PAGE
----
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Several acute problems are raised by 1 Corinthians 14:33-34 for the Bible reader who seeks to be a faithful interpreter of the whole counsel of God revealed in Scripture as well as an obedient follower of Christ.
First, a series of questions is forced on us by the text itself and the verses which follow: Does the New Testament as a whole show that women were routinely excluded from verbal participation in Christian worship? Why are they not allowed to speak? Which "Law" is referred to in 1 Corinthians 14:34? How are "submission" and "silence" related?
A second series of questions is raised by the relation between this hard saying and the immediate and wider biblical context. How can Paul say earlier in this epistle that women are to have a head covering on while praying and proclaiming the gospel (1 Cor 11:3-16) and now in the same letter forbid verbal participation? Further, how are we to take the apparent discrepancy between this blanket prohibition and the fact that there are numerous examples of women's active participation in the worship life of early Christianity?
The text we are looking at is located at the conclusion of a lengthy section (1 Cor 11--14) in which Paul deals with problem situations in the context of worship. He has dealt with proper decorum of men and women while praying and prophesying (1 Cor 11:2-16); with irregularities at the Lord's Supper (1 Cor 11:17-34); and finally with the nature, function, use and abuse of spiritual gifts (1 Cor 12--14), with special consideration of the ecstatic phenomenon "speaking in tongues" and "prophecy" (1 Cor 14:1-25).
It is apparent in the immediately surrounding context (1 Cor 14:26-40) of this saying that the elevation and glorification of ecstatic, unintelligible utterance by some faction in the congregation created disorder and confusion in worship (see comment on 1 Cor 14:5). Thus in addressing those who speak in tongues (1 Cor 14:27-28), he calls for order: they should speak "one at a time." The utterances should be interpreted (1 Cor 14:27), since without interpretation it would confound the hearers and cause them to wonder whether there is madness here (1 Cor 14:23). Without an interpreter, "the speaker should keep quiet in the church" (1 Cor 14:28). In addressing those who have the gift for prophetic proclamation of the gospel (1 Cor 14:29-33), the concern for order in worship is also evident. Their speaking is to be "in turn," that is, not all at the same time. The purpose of all verbal communication is "the strengthening of the church" (1 Cor 14:26) through the instruction and encouragement of everyone (1 Cor 14:31). That purpose, as Paul sees it, can only be accomplished when there is order in worship, "for God is not a God of disorder, but of peace" (1 Cor 14:33; see also 1 Cor 14:40).
All of the above shows that Paul is dealing with abuses and actions in worship which disrupt God's purposes and which therefore need correction. Within such a setting, the text seems clearly to belong to the category of "corrective texts" whose purpose is focused toward a local situation. Paul's word that "women should remain silent in the churches" would therefore seem, at least primarily, to have authoritative import ("What I am writing to you is the Lord's command," 1 Cor 14:37) for the particular situation in Corinth (as well as similar situations; for example, the one addressed in 1 Tim 2:11-12). One must be careful therefore not to immediately jump to the conclusion that Paul's injunction has implications for all women in all churches.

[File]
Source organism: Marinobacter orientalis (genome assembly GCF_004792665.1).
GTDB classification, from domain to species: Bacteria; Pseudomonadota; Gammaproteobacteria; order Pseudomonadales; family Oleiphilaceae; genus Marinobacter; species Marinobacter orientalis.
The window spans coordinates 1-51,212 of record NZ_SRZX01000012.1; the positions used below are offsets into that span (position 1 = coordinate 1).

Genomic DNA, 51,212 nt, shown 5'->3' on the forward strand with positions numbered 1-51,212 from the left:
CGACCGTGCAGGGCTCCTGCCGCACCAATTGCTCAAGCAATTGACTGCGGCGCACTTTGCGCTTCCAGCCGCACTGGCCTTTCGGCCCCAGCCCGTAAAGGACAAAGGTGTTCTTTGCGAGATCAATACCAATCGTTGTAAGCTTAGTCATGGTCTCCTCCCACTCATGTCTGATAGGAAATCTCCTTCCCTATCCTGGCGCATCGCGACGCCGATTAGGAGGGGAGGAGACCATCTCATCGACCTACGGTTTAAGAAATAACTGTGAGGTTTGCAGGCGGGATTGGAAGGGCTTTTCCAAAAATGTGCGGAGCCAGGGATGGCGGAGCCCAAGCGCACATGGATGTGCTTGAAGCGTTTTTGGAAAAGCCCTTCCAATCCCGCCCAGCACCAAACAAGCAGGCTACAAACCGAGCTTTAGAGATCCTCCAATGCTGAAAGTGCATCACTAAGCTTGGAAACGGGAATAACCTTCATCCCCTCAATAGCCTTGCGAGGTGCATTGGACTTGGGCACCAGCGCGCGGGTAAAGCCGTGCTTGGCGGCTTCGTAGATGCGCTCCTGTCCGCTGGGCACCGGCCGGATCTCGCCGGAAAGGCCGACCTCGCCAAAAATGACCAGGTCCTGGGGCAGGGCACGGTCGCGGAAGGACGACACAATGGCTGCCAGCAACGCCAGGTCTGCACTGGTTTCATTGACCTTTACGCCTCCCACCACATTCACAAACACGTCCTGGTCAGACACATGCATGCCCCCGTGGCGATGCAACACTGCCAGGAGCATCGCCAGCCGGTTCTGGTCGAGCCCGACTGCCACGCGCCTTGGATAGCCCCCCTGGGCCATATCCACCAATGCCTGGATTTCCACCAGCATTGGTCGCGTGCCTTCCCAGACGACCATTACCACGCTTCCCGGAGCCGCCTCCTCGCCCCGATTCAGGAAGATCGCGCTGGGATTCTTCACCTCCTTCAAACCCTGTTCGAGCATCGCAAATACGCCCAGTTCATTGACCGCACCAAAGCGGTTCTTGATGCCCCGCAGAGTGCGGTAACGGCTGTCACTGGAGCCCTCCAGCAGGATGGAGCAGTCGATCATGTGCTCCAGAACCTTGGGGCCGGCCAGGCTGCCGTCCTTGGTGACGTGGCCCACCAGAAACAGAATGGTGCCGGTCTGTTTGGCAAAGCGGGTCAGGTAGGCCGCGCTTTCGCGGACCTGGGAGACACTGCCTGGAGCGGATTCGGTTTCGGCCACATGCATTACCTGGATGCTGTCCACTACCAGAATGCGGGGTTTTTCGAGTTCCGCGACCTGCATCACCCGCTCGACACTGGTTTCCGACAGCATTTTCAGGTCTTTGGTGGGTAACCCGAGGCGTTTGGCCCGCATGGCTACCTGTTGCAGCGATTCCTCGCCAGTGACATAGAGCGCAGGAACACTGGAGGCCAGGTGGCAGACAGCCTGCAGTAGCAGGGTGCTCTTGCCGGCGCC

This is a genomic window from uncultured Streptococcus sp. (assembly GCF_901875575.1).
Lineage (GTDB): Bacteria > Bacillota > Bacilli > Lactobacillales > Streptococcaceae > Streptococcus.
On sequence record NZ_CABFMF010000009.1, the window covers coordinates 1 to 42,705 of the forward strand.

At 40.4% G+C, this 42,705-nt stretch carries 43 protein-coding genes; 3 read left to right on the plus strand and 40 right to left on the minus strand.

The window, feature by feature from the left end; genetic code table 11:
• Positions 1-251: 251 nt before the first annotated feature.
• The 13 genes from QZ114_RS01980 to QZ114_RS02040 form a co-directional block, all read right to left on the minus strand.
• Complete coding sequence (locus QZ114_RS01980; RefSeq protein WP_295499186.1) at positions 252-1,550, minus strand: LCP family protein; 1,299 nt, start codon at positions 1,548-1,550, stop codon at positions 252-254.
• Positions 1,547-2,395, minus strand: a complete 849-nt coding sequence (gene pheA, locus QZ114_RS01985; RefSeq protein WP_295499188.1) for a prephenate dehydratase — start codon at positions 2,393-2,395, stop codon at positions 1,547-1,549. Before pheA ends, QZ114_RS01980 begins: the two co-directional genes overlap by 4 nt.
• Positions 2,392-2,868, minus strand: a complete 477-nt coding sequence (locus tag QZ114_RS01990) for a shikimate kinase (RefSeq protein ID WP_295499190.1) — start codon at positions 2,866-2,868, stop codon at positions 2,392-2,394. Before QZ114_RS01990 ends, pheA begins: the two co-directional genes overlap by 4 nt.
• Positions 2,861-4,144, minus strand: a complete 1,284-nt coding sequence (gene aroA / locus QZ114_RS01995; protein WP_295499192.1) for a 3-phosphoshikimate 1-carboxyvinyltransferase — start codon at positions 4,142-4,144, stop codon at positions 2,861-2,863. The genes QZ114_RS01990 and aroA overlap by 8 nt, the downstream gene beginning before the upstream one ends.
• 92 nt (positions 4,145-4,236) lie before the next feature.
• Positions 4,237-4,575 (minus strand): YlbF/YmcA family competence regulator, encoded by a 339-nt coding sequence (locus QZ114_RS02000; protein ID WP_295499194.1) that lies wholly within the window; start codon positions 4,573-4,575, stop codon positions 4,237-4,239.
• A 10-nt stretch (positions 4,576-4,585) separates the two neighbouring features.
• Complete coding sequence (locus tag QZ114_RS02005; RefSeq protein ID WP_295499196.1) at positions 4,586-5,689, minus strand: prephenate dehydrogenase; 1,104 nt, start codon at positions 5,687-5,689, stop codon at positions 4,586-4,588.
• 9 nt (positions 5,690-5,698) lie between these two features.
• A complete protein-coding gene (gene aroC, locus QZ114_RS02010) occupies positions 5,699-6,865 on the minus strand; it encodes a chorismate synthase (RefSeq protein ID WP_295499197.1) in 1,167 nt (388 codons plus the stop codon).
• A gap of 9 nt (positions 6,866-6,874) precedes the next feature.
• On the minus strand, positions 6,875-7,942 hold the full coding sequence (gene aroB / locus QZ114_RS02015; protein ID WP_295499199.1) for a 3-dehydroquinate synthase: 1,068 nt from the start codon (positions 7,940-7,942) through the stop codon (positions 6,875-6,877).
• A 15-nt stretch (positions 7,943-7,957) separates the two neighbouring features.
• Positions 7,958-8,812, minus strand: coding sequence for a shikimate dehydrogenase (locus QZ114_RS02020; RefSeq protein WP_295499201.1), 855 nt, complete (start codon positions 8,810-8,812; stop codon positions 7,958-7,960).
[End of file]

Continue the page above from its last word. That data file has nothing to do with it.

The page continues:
Support for restraint in this area comes from both other things Paul writes and practices in the early churches which show that women's vocal participation in worship and in other instructional or leadership roles was accepted and affirmed. Paul himself acknowledges in this same letter the validity and appropriateness of women as full participants in public prayer and the proclamation of the gospel (1 Cor 11:5, 13). What he finds invalid and unacceptable is that they engage in this activity without a head covering, since that rejection of cultural/religious custom creates a potential stumbling block. Paul even affirms in that context that "the churches of God" recognize no other practice (1 Cor 11:16), namely, the appropriateness of a head covering for women who are praying and prophesying in the church.
If Paul believed that women should be silent in the churches in a comprehensive, universal sense, he would not have spent so much time instructing women what to do with their heads; he would have simply forbidden their practice of praying and prophesying in the assembled congregation.
Paul's larger view--which acknowledged and validated the vocal participation of women in the churches--is supported in other New Testament writings. Thus the proclamation of the "wonders of God" (namely, his redemptive work in and through Jesus of Nazareth--Acts 2:11, 22-36) is interpreted in Peter's Pentecost sermon as the fulfillment of the prophecy of Joel 2:28-29 that in the last days, under the inspiration of God's outpoured Spirit, "your sons and daughters will prophesy. . . . Even on my servants, both men and women, I will pour out my Spirit in those days, and they will prophesy" (Acts 2:17-18, emphasis mine). In keeping with this prophetic word and the commencement of its fulfillment at Pentecost, Luke mentions matter-of-factly that the evangelist Philip had four daughters who were engaged in the prophetic ministry of the good news (Acts 21:8-9).